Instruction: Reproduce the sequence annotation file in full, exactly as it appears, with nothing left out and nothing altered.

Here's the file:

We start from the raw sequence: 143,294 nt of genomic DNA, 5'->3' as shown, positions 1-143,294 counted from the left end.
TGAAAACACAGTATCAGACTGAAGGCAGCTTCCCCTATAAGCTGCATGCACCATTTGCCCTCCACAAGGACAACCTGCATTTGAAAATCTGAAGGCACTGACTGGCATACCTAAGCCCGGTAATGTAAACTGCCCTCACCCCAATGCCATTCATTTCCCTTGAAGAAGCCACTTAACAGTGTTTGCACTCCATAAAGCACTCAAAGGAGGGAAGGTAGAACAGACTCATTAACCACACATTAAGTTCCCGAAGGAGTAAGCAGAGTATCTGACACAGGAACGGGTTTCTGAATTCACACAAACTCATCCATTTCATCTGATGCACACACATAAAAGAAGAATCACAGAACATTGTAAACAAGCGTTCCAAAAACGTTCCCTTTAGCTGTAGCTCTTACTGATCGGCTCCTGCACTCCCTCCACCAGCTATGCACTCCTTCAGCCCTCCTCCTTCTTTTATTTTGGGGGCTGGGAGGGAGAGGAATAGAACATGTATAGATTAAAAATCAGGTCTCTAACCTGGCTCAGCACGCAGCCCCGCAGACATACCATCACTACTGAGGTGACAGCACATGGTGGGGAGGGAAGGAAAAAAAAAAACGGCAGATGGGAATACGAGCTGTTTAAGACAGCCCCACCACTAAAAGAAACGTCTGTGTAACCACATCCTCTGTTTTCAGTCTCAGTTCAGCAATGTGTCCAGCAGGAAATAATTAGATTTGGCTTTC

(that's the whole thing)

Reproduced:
We start from the raw sequence: 143,294 nt of genomic DNA, 5'->3' as shown, positions 1-143,294 counted from the left end.
TGAAAACACAGTATCAGACTGAAGGCAGCTTCCCCTATAAGCTGCATGCACCATTTGCCCTCCACAAGGACAACCTGCATTTGAAAATCTGAAGGCACTGACTGGCATACCTAAGCCCGGTAATGTAAACTGCCCTCACCCCAATGCCATTCATTTCCCTTGAAGAAGCCACTTAACAGTGTTTGCACTCCATAAAGCACTCAAAGGAGGGAAGGTAGAACAGACTCATTAACCACACATTAAGTTCCCGAAGGAGTAAGCAGAGTATCTGACACAGGAACGGGTTTCTGAATTCACACAAACTCATCCATTTCATCTGATGCACACACATAAAAGAAGAATCACAGAACATTGTAAACAAGCGTTCCAAAAACGTTCCCTTTAGCTGTAGCTCTTACTGATCGGCTCCTGCACTCCCTCCACCAGCTATGCACTCCTTCAGCCCTCCTCCTTCTTTTATTTTGGGGGCTGGGAGGGAGAGGAATAGAACATGTATAGATTAAAAATCAGGTCTCTAACCTGGCTCAGCACGCAGCCCCGCAGACATACCATCACTACTGAGGTGACAGCACATGGTGGGGAGGGAAGGAAAAAAAAAAACGGCAGATGGGAATACGAGCTGTTTAAGACAGCCCCACCACTAAAAGAAACGTCTGTGTAACCACATCCTCTGTTTTCAGTCTCAGTTCAGCAATGTGTCCAGCAGGAAATAATTAGATTTGGCTTTC